“I think there are actually three major challenges. One is we must alleviate poverty, because you see an African village and it's, you know, it's in this crippling poverty, there's lack of good health and education. There's degradation of the land as populations grow. And when I flew over the tiny Gombe National Park, which had been part of a huge forest… By 1990, it was the tiny island of forest and all around were completely bare hills. And that's when it hit me. If we don't help people find ways of living without destroying the environment, then we can't save the chimps. And so that began The Jane Goodall Institute, JGI… the people have now become partners in conservation. So we need to solve poverty. We need to do something about the unsustainable lifestyle of so many millions of people on this planet who have way more than they need, and don't think about, ‘Do I need this thing I'm buying,’ you know? And then we also have to think about the fact that there are 7.2 billion people on the planet today, and already we're running out of natural resources faster than nature can replenish them in some places. And in 2050, it's estimated there will be 9.7 billion, nearly 10 billion people. So these are problems that we must be thinking about if we want to save the planet.”

On how individuals can make a difference in their everyday lives

“What I tell the young people is every single day you live, you make some kind of impact on the planet and you have a choice. Unless you're very, very poor, which is when you have no choice. But, you know, most of the people listening probably can have a choice. Think about what you buy. How did it harm the environment in its production? Did it lead to cruelty to animals, like the terrible factory farms? Is it cheap because of child slave labor or wages that don't even enable people to live properly? Make those ethical choices. And when billions of people make those ethical choices, then we start moving towards a different world.”

"Every single day you live, you make some kind of impact on the planet and you have a choice... when billions of people make those ethical choices, then we start moving towards a different world."

Jane Goodall

On the link between environmental destruction and global pandemics

“The people studying these so-called zoonotic diseases, diseases that jumped from an animal to a person that they had predicted a pandemic like this. We keep getting epidemics, we keep getting diseases. We disrespect nature. We destroy forests. We crowd animals together, which can lead to new animal diseases. We push animals into close contact with people and that you can have a virus or a bacteria jumping from one animal to one person. Maybe it binds with a cell in the human body. Maybe that leads to a new disease like COPD 19. And it's that disrespect of animals. We hunt them, kill them, eat them. We sell them in unhygienic bushmeat markets in Africa, which is where HIV/AIDS began. We traffic them, selling them from different parts of the world to the wildlife meat markets and markets in Asia, where animals from all over the place, different species, are crowded together in horrible, unhygienic conditions. And again, it's a perfect environment for a virus or a bacteria. Indeed, that's why COVID-19 is thought to have begun in one of these markets in Wuhan in China, and SARS began in another of these markets in China, and MERS began from domestic camels in the Middle East. And many, many diseases have jumped from animal to person in our absolutely horrendous factory farms.”

On what the biggest obstacles are to action on climate change

“One very serious impediment is leaders in countries who deny climate change altogether. Leaders in countries who, as in the US, roll back environmental protection regulations. They try very hard to do that. You know, there's me hoping there'll be a groundswell of people not wanting to go back to days of pollution when perhaps for the first time in a big city they've had the privilege of breathing clean air, which should be a human right. But while we have presidents and prime ministers and leaders who are dying to get back to business as usual and open up coal mines and things like that, you know, it's very, very difficult. But we just must not give up.”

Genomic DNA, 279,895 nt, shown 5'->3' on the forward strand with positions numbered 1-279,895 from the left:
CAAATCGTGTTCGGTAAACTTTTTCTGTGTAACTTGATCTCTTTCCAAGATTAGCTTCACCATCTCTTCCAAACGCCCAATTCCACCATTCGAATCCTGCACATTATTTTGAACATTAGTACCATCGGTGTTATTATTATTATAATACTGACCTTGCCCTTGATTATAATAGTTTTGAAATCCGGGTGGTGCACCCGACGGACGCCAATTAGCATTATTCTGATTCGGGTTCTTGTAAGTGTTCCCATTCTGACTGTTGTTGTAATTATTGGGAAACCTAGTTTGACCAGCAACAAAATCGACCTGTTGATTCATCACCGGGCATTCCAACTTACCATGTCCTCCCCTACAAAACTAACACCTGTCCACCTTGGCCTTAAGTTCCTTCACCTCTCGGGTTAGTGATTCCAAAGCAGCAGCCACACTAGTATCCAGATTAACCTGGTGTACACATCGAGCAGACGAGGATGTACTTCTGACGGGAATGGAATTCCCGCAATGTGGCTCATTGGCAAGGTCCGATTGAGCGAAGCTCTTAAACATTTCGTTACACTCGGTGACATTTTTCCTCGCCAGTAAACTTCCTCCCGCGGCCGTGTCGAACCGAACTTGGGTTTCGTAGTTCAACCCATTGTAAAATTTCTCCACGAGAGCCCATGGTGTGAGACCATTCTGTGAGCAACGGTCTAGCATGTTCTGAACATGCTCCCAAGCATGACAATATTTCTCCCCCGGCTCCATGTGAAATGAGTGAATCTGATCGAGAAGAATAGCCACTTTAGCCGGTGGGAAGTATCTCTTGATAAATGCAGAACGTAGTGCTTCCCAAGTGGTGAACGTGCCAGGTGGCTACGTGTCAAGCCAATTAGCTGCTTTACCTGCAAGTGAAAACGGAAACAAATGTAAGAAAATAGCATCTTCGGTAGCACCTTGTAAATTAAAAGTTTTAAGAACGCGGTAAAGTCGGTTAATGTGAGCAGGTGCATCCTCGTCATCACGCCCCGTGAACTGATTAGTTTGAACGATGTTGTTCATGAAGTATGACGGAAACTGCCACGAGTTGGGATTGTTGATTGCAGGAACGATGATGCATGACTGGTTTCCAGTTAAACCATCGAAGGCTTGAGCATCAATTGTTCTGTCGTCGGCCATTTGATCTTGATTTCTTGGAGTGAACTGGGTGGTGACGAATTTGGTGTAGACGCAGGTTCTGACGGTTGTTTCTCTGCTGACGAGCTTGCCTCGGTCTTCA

On what brings her joy

“It's being out in nature, and it doesn't have to be the forest with chimpanzees, although that's my very most favorite. But somewhere out in nature, preferably alone with a very close friend and just feeling a part of it… there are some places in the forest when the trees kind of arch overhead and it reminds me of some of those great cathedrals where there's such a, you know, whether you're religious or not, the atmosphere — because so many hundreds and thousands of people have been in there and they've been praying and they've been in contact with what I call a great spiritual power. And that's the same for me in the forest.”

From The Reading List

CBS News: "Jane Goodall on conservation, climate change and COVID-19: 'If we carry on with business as usual, we're going to destroy ourselves'" — "While COVID-19 and protests for racial justice command the world's collective attention, ecological destruction, species extinction and climate change continue unabated."

The Guardian: "Jane Goodall: humanity is finished if it fails to adapt after Covid-19" — "Humanity will be 'finished' if we fail to drastically change our food systems in response to the coronavirus pandemic and the climate crisis, the prominent naturalist Jane Goodall has warned."

Creative Boom: "'What happened when we all stopped', a beautiful animated poem narrated by Jane Goodall" — "Best-selling author Tom Rivett-Carnac has written a children's book to share a positive message of hope as we emerge from the lockdown."

Wall Street Journal: "Jane Goodall Hopes the Coronavirus Pandemic Will Wake People Up" — "Chimpanzees have no shortage of deadly foes. Logging, mining, deforestation, human population growth, the bush-meat trade, the exotic pet trade, medical research, bad zoos: All have helped shrink the global chimp population from more than a million in 1900 to less than 300,000 today, according to the International Union for Conservation of Nature. Now, add Covid-19."

BBC: "Goodall: 'Great hope' chimpanzees can avoid extinction" — "Wild chimpanzees are under threat from deforestation and the bushmeat trade and some have made a dire prediction the whole species could disappear."

New York Times: "Jane Goodall Is Self-Isolating, Too" — "Jane Goodall is in isolation these days along with everyone else, since a fund-raising tour was canceled because of the coronavirus pandemic."

Washington Post: "Jane Goodall became a champion for chimpanzees. It started with a 10-year-old’s dream." — "Jane Goodall was a 10-year-old with a dream."

This article was originally published on July 17, 2020.

This program aired on July 17, 2020.

Brittany Knotts Freelance Producer
Brittany Knotts is a freelance producer for On Point.

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Anthony Brooks Twitter Senior Political Reporter
Anthony Brooks is WBUR's senior political reporter.